Bill Graham and the Rock & Roll Revolution takes you from Graham's 1931 birth in Berlin as Wulf Wolodia Grajonca, through his youth hiding from the Nazis, on to his voyage through France to America at age 11. Arriving in the Bronx, he was fostered by his great uncle and attended high school and college there. He worked at Grossinger's in the Catskills, and then was drafted into the Korean War. He chose his new last name by seeing where it would have landed in the phone book, then picking the one after that.

Discharged when his foster mother died, Graham tried acting- studying with Lee Strasberg-before finding his true calling behind the scenes. When the San Francisco Mime Troupe, which he managed, was fined for obscenity in 1965, Graham staged a fundraiser for their legal fees, featuring beat poets Lawrence Ferlinghetti, Allen Ginsberg… and Jefferson Airplane. He was 34.

In the 1970s, Graham shifted from the Fillmore to a Winterland, a larger venue, and continued to showcase acts like The Rolling Stones, The Sex Pistols, Bruce Springsteen, KISS, and Stevie Nicks. He then branched out to become a tour manager, and, inspired by Ken Kesey, staging multi-band festivals featuring the Eagles, Bob Dylan, and George Harrison, where audiences reached 50,000.

Remember the 1978 concert movie The Last Waltz ? Martin Scorsese directed the movie, but Bill Graham produced the concert itself. (The museum will screen the movie on Sept. 10, followed by a discussion.)

Then, in the 1980s, Graham started seeing how concerts could do more than just raise consciousness for worthy causes- they could raise money as well. His Live Aid concert raised millions for African famine relief. Other shows- with U2, The Police, and Peter Gabriel- benefitted Amnesty International. Still others raised funds for natural disaster relief, and even welcomed Nelson Mandela.

In 1985, President Ronald Regan visited a cemetery in Germany where Nazi soldiers were buried. When Graham protested, his own office was firebombed, and many irreplaceable artifacts and archives were destroyed. Some of those burned items are in the exhibit.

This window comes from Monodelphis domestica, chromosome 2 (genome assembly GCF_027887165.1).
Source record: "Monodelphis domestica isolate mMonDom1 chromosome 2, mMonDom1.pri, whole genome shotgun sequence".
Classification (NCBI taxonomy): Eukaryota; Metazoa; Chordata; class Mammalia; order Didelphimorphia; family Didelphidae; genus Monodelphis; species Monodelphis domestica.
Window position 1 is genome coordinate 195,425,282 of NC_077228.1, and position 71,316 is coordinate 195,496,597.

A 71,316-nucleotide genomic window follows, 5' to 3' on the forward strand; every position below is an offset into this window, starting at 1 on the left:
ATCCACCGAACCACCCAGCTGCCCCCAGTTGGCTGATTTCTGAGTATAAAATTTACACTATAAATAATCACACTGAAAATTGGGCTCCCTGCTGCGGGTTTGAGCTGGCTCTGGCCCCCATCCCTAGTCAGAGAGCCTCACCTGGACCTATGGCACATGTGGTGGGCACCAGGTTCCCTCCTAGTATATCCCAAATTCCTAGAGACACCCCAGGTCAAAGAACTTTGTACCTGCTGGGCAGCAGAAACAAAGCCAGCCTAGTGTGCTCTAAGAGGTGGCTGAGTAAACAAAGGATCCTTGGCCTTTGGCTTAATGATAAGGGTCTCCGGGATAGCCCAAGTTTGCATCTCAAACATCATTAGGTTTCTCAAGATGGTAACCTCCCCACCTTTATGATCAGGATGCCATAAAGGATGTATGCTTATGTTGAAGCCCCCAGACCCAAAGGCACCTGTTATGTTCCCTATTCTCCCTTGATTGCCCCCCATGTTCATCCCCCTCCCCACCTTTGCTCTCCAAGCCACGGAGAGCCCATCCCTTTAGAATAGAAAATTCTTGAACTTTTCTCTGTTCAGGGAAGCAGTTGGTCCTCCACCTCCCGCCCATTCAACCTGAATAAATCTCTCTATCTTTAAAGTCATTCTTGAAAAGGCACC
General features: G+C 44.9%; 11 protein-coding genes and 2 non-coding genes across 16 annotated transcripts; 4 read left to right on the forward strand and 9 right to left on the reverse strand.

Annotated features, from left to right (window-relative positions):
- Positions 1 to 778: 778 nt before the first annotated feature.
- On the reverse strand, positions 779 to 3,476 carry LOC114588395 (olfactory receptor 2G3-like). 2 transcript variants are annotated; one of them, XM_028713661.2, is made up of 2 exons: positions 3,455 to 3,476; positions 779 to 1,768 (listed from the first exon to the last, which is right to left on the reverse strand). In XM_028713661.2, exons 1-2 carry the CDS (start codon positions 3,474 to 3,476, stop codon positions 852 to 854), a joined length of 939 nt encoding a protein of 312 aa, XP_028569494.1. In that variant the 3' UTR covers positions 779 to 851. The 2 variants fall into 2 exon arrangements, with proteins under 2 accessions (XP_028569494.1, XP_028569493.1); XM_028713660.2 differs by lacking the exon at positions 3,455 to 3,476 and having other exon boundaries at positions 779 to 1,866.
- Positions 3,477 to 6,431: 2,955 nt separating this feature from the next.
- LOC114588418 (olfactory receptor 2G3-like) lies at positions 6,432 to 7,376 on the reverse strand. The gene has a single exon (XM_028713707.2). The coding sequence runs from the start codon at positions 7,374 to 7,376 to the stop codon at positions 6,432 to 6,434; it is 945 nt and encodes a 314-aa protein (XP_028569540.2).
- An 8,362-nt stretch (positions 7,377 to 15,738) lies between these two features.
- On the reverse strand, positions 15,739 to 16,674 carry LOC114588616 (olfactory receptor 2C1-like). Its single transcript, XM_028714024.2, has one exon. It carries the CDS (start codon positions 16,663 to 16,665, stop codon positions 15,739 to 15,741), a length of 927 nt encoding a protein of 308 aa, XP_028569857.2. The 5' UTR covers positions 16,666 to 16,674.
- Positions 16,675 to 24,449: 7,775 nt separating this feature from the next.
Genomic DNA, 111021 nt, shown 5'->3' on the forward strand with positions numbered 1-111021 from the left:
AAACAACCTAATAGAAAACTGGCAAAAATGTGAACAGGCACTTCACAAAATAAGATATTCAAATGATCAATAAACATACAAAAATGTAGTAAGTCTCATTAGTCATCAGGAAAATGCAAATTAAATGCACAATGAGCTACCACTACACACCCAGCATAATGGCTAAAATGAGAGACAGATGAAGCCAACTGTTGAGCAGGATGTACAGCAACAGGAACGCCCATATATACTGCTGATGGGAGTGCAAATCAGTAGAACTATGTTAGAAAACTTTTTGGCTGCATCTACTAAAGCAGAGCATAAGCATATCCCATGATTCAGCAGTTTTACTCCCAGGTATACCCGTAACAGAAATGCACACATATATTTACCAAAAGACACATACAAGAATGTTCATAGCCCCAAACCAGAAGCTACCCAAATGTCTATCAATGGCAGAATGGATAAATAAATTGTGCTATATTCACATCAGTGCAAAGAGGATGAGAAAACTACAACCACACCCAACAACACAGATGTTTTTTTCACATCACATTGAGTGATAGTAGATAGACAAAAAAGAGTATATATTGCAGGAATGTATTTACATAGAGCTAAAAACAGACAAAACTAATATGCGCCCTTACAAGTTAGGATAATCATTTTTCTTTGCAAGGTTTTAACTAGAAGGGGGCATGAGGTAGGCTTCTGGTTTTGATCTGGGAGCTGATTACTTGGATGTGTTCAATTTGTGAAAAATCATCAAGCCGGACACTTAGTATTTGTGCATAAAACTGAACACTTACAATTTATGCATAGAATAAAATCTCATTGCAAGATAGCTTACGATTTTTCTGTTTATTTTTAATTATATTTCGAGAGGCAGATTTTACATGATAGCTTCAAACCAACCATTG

Despite spending tremendous amounts of time immersed in the music world, Graham could not play an instrument- other than the cowbell with which he accompanied some acts, which is part of the exhibit.

Aside from that, Graham only emerged from backstage on New Year's Eve. And he did so in spectacular fashion, clad in a flashy costume. Both his Father Time outfit and his butterfly get-up, which delivered him to the stage over the audience on wires, are on display.

Graham died at age 60 in a helicopter crash in 1991. Even his funeral featured a concert starring John Fogerty, and his longstanding friends, The Grateful Dead and Carlos Santana. Graham had ensured Santana a slot at Woodstock before he'd even cut an album.

Graham's work continues to influence music today. "There is no doubt Bill Graham changed the way popular music was presented, and gave artists a stage they might otherwise not have had," said Chicago-based musician Billy Corgan, former frontman for Smashing Pumpkins, explaining that is his "pleasure to lend support for this exhibit…Graham paved the way for so many."  

Although Graham spent his life shining the spotlight on others, he proved that The Wizard of Oz was wrong- we should pay attention to the man behind the curtain.

Bill Graham and the Rock & Roll Revolution will be shown at the Illinois Holocaust Museum and Education Center, at 9603 Woods Dr. in Skokie, through November 12. For more information, call (847) 967-4800 or visit .

Also connected to the exhibit are two upcoming events. On Sept. 24, from 11 a.m.-2 p.m., musician and printmaker Jay Ryan will teach kids how to make "Posters That Rock!" And on Oct. 1, from 2-3:30 p.m., legendary disc jockey Terri Hemmert will discuss musicians who made "Music for Social Change."